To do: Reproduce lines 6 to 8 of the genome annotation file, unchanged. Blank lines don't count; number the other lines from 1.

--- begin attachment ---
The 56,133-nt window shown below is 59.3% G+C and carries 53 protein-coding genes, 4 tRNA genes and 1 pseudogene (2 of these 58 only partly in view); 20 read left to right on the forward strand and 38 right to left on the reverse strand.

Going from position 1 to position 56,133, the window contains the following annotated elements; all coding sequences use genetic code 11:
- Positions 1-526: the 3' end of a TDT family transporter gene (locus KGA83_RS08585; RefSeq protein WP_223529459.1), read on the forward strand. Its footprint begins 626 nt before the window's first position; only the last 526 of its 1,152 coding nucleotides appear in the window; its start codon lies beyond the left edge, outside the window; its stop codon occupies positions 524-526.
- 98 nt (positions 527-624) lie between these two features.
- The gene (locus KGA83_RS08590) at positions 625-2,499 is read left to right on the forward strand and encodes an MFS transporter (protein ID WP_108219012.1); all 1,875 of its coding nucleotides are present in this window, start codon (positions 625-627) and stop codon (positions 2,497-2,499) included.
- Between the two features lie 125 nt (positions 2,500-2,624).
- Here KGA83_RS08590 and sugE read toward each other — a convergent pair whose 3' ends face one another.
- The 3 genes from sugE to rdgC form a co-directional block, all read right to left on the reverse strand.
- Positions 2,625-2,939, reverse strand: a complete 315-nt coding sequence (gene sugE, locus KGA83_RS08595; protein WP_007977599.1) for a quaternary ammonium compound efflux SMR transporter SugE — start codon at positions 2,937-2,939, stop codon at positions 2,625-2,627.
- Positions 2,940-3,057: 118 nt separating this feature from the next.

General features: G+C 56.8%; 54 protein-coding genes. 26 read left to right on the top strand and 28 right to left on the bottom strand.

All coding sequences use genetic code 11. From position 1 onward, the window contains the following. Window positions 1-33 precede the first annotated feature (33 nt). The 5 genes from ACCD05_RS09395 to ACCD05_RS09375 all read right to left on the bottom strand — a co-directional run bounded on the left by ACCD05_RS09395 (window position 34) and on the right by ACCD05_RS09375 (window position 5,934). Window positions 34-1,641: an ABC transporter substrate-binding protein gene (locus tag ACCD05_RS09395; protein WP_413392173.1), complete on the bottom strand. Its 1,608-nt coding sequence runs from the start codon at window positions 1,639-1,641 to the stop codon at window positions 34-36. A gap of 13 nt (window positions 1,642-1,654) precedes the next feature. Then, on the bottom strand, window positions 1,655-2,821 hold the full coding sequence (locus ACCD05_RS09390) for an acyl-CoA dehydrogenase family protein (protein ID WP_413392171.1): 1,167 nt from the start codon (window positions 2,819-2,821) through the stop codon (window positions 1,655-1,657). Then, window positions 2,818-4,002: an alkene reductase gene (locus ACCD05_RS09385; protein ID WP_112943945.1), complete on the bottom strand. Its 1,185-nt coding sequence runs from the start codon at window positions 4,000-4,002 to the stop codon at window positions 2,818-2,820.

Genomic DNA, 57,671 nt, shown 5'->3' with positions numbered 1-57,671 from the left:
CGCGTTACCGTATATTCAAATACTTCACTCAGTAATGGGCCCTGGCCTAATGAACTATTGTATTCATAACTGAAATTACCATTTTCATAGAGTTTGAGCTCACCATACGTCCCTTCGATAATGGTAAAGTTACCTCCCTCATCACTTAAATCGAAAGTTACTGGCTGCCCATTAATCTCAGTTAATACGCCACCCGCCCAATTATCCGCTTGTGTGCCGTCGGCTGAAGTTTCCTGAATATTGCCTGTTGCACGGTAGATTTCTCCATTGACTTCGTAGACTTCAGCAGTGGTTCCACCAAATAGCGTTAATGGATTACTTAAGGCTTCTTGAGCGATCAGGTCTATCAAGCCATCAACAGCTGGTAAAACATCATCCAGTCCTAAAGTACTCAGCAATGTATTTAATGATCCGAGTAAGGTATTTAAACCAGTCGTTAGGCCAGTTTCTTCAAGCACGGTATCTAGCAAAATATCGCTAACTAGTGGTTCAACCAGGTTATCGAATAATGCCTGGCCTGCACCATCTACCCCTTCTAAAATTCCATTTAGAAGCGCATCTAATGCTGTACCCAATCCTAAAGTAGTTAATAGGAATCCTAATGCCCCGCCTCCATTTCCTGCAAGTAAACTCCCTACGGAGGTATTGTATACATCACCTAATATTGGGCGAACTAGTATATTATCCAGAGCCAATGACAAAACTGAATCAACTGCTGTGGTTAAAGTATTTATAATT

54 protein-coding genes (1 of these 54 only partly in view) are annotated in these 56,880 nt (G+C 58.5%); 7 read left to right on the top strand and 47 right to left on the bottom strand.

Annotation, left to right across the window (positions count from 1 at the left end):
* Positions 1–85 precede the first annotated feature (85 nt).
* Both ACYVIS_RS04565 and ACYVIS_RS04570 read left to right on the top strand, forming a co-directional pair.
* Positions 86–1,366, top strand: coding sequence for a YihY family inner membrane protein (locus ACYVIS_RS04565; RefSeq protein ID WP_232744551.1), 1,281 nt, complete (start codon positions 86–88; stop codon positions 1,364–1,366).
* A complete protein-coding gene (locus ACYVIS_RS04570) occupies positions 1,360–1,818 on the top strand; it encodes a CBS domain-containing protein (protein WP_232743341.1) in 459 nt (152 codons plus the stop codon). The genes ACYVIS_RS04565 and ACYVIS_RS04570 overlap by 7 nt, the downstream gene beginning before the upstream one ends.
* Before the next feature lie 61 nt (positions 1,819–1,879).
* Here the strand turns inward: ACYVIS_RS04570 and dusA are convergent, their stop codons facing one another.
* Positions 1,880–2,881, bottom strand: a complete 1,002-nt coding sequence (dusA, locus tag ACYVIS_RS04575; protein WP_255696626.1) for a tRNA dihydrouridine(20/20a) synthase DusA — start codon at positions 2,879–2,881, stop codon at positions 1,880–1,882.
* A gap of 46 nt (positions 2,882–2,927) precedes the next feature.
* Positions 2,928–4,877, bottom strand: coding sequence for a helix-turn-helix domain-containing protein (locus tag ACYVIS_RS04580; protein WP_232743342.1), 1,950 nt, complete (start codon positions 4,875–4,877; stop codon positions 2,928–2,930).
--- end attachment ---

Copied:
- Between the two features lie 125 nt (positions 2,500-2,624).
- Here KGA83_RS08590 and sugE read toward each other — a convergent pair whose 3' ends face one another.
- The 3 genes from sugE to rdgC form a co-directional block, all read right to left on the reverse strand.